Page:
Companion planting
“Are you trying to get to the root of it?” joked LJ.
Annie was standing in front of the newly mulched vegetable patch. They had spent the past few days cleaning it up in preparation for the fall garden. She gave him the side-eye.
“Do you mind helping with the layout of our winter garden? I’m having a hard time planning which vegetables make good companions for growth.”
“What you are describing is companion planting, and there’s a lot of wisdom in that idea. It means deliberately pairing plants that will fight disease and insects for each other, and in some cases, help boost growth. The right partnership can assist vulnerable veggies to grow and thrive. One plant can attract pollinators for both while its plant partner can repel pests.”
“Really? I thought we might plant beets, leeks, carrots, brussels sprouts, and Kohlrabi.”
“That will be a substantial and hearty garden. Let’s include garlic next to the beets because several creepy critters that like to feast on them are repelled by garlic. And, growing it improves the flavor of beets. Garlic also produces a sulfur, which acts as an antifungal that prevents disease in beets.”
“Can we use garlic bulbs that we bought from the farmers market?”
“Sure, we need to make sure we plant each clove pointed side up and water them consistently every few days. I like the idea of growing some garlic too because one clove is only 4.5 calories, but loaded with vitamins B1 & 6 and C, along with calcium, potassium, iron, and copper. It has a reputation for boosting the immune system, lowering blood pressure and cholesterol levels.”
“Okay, how about putting the leeks and carrots together?” said Annie
“That works. Did you know there were carrot flies and leek moths? Each repels the other’s pests. The carrots, an excellent source of beta carotene (the antioxidant that our body converts to vitamin A), will need full sunlight and good watering. The leeks also need full sun in well-drained soil, but the stem must stay underground, not exposed to light for the bulb’s blanching process, the edible portion to be successful. They are also an excellent source of vitamin A, C, and K, as well as iron and manganese.”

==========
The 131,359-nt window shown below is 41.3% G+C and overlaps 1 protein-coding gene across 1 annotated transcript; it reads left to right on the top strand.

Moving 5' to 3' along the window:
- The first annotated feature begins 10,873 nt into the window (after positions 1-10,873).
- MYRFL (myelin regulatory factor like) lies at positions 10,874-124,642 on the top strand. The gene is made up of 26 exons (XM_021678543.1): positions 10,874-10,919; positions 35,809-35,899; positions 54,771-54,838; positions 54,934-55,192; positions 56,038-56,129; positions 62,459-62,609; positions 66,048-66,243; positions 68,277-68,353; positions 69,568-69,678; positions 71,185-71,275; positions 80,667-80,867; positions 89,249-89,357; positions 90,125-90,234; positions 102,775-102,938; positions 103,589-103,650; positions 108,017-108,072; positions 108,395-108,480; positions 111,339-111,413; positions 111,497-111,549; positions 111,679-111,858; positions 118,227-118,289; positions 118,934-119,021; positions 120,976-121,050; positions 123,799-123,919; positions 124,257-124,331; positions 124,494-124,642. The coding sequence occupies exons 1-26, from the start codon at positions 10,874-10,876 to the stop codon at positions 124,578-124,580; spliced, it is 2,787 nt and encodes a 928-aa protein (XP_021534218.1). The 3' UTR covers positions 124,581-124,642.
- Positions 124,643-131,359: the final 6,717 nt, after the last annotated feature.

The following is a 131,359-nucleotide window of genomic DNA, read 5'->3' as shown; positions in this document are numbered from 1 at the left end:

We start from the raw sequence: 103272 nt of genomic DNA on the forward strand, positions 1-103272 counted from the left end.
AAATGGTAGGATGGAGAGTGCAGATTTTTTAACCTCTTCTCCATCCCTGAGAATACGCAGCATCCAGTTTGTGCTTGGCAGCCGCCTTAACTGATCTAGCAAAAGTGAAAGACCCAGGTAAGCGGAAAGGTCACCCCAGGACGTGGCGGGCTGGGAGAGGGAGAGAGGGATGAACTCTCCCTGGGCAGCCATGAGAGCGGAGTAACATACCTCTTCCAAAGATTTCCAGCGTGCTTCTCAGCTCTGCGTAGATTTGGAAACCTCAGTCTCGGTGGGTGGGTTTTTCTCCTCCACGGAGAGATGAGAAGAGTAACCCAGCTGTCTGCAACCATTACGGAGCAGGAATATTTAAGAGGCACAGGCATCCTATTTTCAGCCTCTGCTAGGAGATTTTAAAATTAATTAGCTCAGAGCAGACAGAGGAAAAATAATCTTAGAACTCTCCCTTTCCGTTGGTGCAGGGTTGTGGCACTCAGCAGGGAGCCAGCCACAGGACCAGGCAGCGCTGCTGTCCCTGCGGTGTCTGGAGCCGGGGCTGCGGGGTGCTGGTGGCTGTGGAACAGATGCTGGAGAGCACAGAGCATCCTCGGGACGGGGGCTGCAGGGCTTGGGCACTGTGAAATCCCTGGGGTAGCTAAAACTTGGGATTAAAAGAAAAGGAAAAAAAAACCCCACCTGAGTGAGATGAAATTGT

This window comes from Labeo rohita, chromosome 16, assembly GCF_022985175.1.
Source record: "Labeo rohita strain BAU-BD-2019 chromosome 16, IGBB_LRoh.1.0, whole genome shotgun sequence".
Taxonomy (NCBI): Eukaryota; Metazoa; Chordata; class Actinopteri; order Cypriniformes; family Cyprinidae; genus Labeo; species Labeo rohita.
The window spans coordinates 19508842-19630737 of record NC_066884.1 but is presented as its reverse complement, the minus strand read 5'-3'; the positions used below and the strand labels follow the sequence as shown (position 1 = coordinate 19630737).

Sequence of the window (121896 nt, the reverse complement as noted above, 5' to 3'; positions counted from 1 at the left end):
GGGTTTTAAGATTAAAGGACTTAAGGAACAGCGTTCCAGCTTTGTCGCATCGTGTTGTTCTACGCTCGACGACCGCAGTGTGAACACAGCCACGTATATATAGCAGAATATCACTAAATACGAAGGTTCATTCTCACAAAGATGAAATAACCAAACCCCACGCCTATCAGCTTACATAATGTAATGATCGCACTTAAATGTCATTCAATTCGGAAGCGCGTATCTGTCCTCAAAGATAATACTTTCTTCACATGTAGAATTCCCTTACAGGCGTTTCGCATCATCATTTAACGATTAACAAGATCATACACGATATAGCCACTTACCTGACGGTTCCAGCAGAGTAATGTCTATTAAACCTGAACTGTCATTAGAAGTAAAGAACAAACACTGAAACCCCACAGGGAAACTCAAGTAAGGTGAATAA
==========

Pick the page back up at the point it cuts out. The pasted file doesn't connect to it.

“What about the brussels sprouts and Kohlrabi?”
“We can plant the brussels sprouts on the other side of the beets, because they add magnesium to the soil, a boost for brussels sprouts, and put a Chamomile plant on the opposite side, which will enhance the flavor of the sprouts, and encourage faster growth through a unique chemical it releases. But only one because chamomile spreads fast. I am a bit surprised you want to plant Kohlrabi. It’s not a plant we’ve previously incorporated in our diet.”
“I know, but I’ve been reading about it and learned that it is easy to grow. The bulb, stems, and its leaves are all edible. It can be eaten raw, steamed, sautéed, or roasted. It is high in fiber, calcium, and potassium. Nutritionally, Kohlrabi is good for the digestive system and is known to help lower blood pressure, reduce inflammation, and risk for heart disease. It is only 36 calories per cup, 2 grams of protein, 8 grams of carbs of which 5 are dietary fiber, and it is a good source of vitamin C, B6, and potassium.”
It sounds like we need to get familiar with Kohlrabi by planting some, and by the way, have I told you recently how much I appreciate you?”
“LJ,” sighed Annie, “That is sweet, now let’s get to work.”

Annie and LJ are a fictional couple introduced to the readers of the Healthy Healing Eats blog in January 2020. Their storyline promotes healthy
eating and earth-friendly practices.


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